Do You Fear Ending Up In A “Tiny House” – And Not By Choice?

After all this time and all of the work we’ve done, many of us feel three things at this stage of our lives: pride, fear, and shame. We’re proud that over the course of our lives we forged ahead, asserted our rights, shattered glass ceilings, broke the mold… and we are proud that as the realities of life hit us, we did what we must: paid outrageous interest rates when we were just getting started in life (the interest rate on my first mortgage for a coop apartment in New York City was 13.5%), scaled back or suspended careers for kids, got divorced, helped our children out when they got dumped into the crappy economy that greeted them upon adulthood. We are proud, and maybe we have no regrets, but now all of our life events and life choices have landed many of us in a not-really-secure place when it comes to money. We’re not spendthrifts, we’re not irresponsible, we’re not idiots, we have worked very hard – but we don’t have the money we thought we would have when we got here – here, at the threshold of our wide open, full-of-potential second adulthood. Many of us feel afraid – and ashamed.

Where are we going to go from here, without the accumulated and undamaged estate of a two-earner family? How will we map out a plan for a financially secure future?

Eleanor Blayney of the Certified Financial Planners Board says that we should plan, save, invest wisely, put ourselves first (if only to avoid being a burden later to those we love) – all true. But before I share her advice below, I want to say that there’s a financial life-saver available to you that I’ll bet you haven’t thought to consider. It’s based on one simple and very important truth: We’ve got each other. Remember that “broke the mold” thing? We’re masters at that. So I want to encourage you to take all this good financial advice in your hands, and walk it outside the box of your current thinking, and regard it in a wide-open field of possibility – the possibility of shared homes. Many women are looking into shared living arrangements of their own making as an option for their futures; some for year-round living, some as a way to have that dreamed-of-yet-not-quite-attainable second home. And this idea of sharing is not just for single women – it’s something for anyone to consider, married or living with a partner or not. Think about it.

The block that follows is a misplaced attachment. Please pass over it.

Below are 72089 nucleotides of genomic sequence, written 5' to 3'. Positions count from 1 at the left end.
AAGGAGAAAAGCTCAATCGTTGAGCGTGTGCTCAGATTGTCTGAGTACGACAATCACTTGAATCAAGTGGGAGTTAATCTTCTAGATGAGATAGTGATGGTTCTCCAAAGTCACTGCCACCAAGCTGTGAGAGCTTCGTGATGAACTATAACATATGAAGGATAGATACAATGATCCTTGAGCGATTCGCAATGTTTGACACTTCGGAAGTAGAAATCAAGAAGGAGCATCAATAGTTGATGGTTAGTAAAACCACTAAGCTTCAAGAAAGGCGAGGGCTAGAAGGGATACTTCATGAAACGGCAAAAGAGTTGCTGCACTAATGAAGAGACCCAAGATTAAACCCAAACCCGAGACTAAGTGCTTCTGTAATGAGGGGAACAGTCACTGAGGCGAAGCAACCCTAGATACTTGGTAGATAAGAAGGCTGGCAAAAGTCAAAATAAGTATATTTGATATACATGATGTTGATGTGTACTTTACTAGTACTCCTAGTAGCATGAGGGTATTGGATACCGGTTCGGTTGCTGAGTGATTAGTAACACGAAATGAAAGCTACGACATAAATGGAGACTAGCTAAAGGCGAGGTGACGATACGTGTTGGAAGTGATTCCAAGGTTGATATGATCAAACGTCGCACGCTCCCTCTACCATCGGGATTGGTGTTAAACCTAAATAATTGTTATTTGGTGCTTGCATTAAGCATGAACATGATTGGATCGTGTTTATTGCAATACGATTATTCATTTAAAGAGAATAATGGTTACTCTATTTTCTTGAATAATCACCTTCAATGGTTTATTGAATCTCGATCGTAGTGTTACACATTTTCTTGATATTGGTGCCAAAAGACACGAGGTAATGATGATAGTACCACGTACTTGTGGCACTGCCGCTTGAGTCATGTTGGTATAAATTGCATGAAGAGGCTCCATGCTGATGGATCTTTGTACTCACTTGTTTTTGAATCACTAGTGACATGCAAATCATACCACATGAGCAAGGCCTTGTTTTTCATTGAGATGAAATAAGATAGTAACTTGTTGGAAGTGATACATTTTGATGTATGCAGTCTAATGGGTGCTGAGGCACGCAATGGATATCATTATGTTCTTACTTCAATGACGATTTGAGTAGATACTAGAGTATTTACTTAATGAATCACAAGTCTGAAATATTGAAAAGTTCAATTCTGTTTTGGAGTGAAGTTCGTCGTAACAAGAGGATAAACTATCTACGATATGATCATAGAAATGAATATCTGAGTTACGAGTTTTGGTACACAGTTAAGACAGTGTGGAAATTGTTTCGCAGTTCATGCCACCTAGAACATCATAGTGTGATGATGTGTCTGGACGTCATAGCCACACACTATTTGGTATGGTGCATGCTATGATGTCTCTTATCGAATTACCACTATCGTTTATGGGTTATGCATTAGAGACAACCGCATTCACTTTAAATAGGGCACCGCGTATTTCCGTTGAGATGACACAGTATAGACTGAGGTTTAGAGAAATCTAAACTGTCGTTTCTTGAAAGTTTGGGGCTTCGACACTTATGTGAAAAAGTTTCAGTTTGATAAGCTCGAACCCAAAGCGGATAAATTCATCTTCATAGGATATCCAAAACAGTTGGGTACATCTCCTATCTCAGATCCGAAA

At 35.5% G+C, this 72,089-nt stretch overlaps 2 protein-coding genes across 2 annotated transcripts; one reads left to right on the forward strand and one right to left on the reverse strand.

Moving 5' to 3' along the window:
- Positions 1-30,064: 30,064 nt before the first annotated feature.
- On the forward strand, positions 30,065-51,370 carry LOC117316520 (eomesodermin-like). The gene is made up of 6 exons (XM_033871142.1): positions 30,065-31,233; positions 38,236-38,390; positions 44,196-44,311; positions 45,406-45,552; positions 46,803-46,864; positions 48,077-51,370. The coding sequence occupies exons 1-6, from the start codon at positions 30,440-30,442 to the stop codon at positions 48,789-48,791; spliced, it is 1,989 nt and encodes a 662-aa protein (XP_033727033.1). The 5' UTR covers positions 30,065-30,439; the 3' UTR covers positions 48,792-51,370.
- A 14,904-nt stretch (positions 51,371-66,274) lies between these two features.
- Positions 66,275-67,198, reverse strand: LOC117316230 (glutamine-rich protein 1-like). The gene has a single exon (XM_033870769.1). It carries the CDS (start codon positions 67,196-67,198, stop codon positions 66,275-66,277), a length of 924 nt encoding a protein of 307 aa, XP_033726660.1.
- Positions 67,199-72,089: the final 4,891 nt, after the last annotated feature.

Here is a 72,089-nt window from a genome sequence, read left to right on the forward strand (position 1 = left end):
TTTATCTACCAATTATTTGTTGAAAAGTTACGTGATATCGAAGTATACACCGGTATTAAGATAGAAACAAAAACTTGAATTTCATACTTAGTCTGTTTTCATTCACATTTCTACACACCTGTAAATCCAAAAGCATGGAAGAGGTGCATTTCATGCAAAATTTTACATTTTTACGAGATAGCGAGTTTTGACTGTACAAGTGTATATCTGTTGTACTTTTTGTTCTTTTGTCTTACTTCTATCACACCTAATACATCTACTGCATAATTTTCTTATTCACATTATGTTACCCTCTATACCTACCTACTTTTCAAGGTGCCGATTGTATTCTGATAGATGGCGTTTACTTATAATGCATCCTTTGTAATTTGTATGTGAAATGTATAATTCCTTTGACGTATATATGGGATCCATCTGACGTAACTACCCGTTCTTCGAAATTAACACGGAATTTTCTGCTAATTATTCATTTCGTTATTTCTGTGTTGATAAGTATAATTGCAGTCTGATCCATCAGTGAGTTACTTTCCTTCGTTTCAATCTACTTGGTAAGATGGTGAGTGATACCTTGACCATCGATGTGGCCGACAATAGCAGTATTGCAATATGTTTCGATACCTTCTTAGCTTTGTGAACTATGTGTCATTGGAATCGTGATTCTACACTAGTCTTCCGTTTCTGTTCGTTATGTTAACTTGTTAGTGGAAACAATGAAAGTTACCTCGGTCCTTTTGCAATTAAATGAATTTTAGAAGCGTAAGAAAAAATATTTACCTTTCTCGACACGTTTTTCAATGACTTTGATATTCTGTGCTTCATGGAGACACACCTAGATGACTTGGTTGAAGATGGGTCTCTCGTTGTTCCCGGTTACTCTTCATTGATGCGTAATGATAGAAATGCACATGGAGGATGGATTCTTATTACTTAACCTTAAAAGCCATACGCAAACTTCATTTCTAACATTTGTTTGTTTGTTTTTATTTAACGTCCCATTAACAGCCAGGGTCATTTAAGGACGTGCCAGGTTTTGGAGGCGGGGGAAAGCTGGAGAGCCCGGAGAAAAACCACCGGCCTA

What I’m saying is that financial planning isn’t just a numbers thing; it’s a lifestyle thing, and we are the Woodstock generation.  Woodstock is in our bones. We have a communal spirit. We are much more willing than our mothers were, I think, to seek out like-minded women to live with than to seek out solitary independence. We have a sisterhood. And this sisterhood can play a big part in your future health, happiness, and yes, your financial security.

So with that in mind, here are a few of Blayney’s recommendations for financial planning:

  1. Put yourself first, even ahead of children and elderly parents. Make sure your resources are not depleted in an effort to help them. Tap parents’ own assets for their care rather than paying out of your own pocket. Set a limit on what you will give to your adult children.
  2. Put money aside for retirement in your own name, no matter what. For example, if you live with a partner and he’s earning an income and you’re not, you should not agree to put all retirement savings in your partner’s name. You should have an IRA or after-tax savings account in your own name.
  3. Be aware of Social Security – your benefits will be calculated on your highest 35 years of earnings. Perhaps you should work a few years longer than you originally planned to, in order to knock out a couple of your lowest earning years and replace them with your higher earnings today, in order to increase your Social Security benefits for a lifetime.

I’m talking with a friend myself right now  – someone I met through Women At Woodstock, as a matter of fact – about maybe buying a house together in the Catskills in a couple of years to share as a second home. She and her husband would use it certain months of the year; my husband and I other months, and maybe my friend and I might meet sometime each year, just the two of us, to use the place as a secluded writing retreat.  The idea has me so excited that I’ve been talking about it kind of incessantly, and every time I bring up the subject with another woman my age, she says, “I want to do something like that!” Seems like the idea of sharing homes strikes a chord with women of our generation.

So I’ve decided to put together a workshop at Women At Woodstock this year called “Creative Legal Options for Setting Up Shared Homes.” This will include arrangements to share housing year-round, share vacation homes under a time-share type of contract, and share homes for investment purposes as well as vacation use. I’m talking with an attorney about it right now. I’m excited and I can’t wait to share it with you!


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2 thoughts on “Do You Fear Ending Up In A “Tiny House” – And Not By Choice?

  • this is a great idea.
    i also recall hearing about some …agency?…..that links up women who need to share housing thru their retirement years—–women who are not with partners and who do not wantto live alone either for financial reasons or to have that friend in those later years, so we do not need a …G-d forbid—-nursing home or other similar situation, since we cannot rely on our children. sharing for many reasons works!

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